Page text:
|Persecution Type:||Dictatorial Paranoia|
|Persecution Level:||Very High|
|Leader:||President Emomali Rahmon|
In Tajikistan, the country’s central government imposes restrictive legislation while local authorities and police monitor religious meetings, detain believers, raid church meetings and confiscate religious materials. The government places heavy pressure on all “deviating” groups, including Christians. By tightening and strictly enforcing existing laws, the government puts additional pressure on the Christian minority.
Another source of Christian persecution comes from the Muslim community that objects to Christians evangelizing among Muslims.
The government puts heavy pressure on all “deviating” groups. Indigenous Christians with a Muslim background bear the brunt of persecution both at the hands of the state and from family, friends and community. Russian Orthodox churches experience the least problems from the government because they do not usually attempt to make contact with the Tajik population. The youth law in particular has left Christians—and other affected religious minorities—in legal limbo as it’s not clear what is still allowed.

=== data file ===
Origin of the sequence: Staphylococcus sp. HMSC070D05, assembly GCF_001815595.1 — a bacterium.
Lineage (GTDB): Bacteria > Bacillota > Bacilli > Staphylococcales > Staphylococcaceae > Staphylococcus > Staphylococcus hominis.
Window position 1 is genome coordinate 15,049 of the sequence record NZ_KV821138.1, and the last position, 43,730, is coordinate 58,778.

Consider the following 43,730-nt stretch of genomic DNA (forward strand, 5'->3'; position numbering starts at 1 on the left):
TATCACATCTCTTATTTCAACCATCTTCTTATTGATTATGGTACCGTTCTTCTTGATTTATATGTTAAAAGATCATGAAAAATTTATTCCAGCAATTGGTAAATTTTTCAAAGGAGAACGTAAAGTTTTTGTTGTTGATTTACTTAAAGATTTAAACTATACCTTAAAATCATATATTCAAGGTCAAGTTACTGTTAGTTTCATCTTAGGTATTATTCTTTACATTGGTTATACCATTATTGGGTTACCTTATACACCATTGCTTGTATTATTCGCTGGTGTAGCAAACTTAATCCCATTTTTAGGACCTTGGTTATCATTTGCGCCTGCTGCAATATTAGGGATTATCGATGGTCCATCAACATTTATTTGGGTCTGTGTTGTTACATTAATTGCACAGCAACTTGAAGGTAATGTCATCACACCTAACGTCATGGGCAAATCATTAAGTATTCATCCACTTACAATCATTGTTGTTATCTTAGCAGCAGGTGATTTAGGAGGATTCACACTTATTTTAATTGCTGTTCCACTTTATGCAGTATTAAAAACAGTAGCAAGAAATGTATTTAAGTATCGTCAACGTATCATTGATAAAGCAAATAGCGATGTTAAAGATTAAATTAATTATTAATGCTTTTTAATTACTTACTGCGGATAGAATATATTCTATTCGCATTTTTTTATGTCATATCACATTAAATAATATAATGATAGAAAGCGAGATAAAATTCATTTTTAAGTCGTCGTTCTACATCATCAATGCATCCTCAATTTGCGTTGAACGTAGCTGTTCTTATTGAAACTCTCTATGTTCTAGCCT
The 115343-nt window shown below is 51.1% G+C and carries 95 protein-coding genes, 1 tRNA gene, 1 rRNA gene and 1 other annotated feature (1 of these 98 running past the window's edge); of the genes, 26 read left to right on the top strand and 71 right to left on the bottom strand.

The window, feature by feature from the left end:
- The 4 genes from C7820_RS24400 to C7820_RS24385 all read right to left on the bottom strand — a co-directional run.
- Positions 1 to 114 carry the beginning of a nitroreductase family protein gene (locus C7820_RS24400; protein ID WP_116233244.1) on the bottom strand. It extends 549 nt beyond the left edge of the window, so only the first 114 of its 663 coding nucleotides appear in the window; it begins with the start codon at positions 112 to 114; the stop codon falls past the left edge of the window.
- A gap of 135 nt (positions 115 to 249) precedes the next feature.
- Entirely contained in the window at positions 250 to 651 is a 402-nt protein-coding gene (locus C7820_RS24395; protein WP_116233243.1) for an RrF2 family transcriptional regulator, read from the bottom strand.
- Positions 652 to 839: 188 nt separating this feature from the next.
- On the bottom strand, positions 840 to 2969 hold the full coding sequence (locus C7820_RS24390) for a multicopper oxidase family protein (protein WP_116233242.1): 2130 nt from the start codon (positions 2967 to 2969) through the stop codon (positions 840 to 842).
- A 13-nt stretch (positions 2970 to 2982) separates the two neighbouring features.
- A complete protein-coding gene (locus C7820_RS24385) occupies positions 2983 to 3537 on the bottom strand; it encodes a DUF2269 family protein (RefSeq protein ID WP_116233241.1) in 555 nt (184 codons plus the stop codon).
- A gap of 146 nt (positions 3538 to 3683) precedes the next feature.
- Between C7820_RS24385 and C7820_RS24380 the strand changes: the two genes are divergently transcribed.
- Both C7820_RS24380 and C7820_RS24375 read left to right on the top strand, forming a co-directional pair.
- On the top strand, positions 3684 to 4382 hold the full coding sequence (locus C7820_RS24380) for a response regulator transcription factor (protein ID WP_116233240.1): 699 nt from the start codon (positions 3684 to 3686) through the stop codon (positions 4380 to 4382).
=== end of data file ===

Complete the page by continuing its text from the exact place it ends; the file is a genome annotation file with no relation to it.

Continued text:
In June 2018, a young convert explained the Christian faith to his mother, and his Muslim relatives heard about it. The convert’s elder brother beat him severely, demanding that he return to their native religion and used a hot iron to burn his hands. The convert fled and is no longer safe at his family home (source: OD Research).
In August 2018, a group of nine Christians in the south of Tajikistan were arrested. Police took away documents and cell-phones and questioned them harshly. (Source: OD Research)
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